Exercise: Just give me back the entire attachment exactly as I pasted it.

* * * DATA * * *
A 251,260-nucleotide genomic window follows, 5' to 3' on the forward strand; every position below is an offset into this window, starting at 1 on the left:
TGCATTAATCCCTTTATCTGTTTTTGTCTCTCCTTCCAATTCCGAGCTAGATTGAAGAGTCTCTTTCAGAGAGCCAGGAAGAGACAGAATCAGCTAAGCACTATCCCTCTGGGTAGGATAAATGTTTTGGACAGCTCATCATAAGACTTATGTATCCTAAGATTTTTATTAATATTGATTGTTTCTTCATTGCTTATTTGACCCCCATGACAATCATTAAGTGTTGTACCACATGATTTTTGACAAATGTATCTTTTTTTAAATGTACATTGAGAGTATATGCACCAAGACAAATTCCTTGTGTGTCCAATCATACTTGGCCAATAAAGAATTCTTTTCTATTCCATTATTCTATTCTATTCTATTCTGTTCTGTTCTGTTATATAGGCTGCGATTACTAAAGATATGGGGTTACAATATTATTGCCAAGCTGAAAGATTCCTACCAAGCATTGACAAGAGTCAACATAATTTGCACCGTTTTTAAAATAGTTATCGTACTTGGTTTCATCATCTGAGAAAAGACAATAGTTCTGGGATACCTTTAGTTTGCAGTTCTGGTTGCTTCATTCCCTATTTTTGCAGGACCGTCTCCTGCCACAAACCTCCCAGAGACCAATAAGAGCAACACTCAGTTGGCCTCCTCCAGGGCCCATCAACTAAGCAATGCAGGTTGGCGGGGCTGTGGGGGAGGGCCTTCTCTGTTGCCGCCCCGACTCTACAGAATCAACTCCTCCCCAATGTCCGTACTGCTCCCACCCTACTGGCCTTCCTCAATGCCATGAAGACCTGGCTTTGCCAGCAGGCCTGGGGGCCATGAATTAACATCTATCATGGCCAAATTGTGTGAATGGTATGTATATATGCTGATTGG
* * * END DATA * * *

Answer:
A 251,260-nucleotide genomic window follows, 5' to 3' on the forward strand; every position below is an offset into this window, starting at 1 on the left:
TGCATTAATCCCTTTATCTGTTTTTGTCTCTCCTTCCAATTCCGAGCTAGATTGAAGAGTCTCTTTCAGAGAGCCAGGAAGAGACAGAATCAGCTAAGCACTATCCCTCTGGGTAGGATAAATGTTTTGGACAGCTCATCATAAGACTTATGTATCCTAAGATTTTTATTAATATTGATTGTTTCTTCATTGCTTATTTGACCCCCATGACAATCATTAAGTGTTGTACCACATGATTTTTGACAAATGTATCTTTTTTTAAATGTACATTGAGAGTATATGCACCAAGACAAATTCCTTGTGTGTCCAATCATACTTGGCCAATAAAGAATTCTTTTCTATTCCATTATTCTATTCTATTCTATTCTGTTCTGTTCTGTTATATAGGCTGCGATTACTAAAGATATGGGGTTACAATATTATTGCCAAGCTGAAAGATTCCTACCAAGCATTGACAAGAGTCAACATAATTTGCACCGTTTTTAAAATAGTTATCGTACTTGGTTTCATCATCTGAGAAAAGACAATAGTTCTGGGATACCTTTAGTTTGCAGTTCTGGTTGCTTCATTCCCTATTTTTGCAGGACCGTCTCCTGCCACAAACCTCCCAGAGACCAATAAGAGCAACACTCAGTTGGCCTCCTCCAGGGCCCATCAACTAAGCAATGCAGGTTGGCGGGGCTGTGGGGGAGGGCCTTCTCTGTTGCCGCCCCGACTCTACAGAATCAACTCCTCCCCAATGTCCGTACTGCTCCCACCCTACTGGCCTTCCTCAATGCCATGAAGACCTGGCTTTGCCAGCAGGCCTGGGGGCCATGAATTAACATCTATCATGGCCAAATTGTGTGAATGGTATGTATATATGCTGATTGG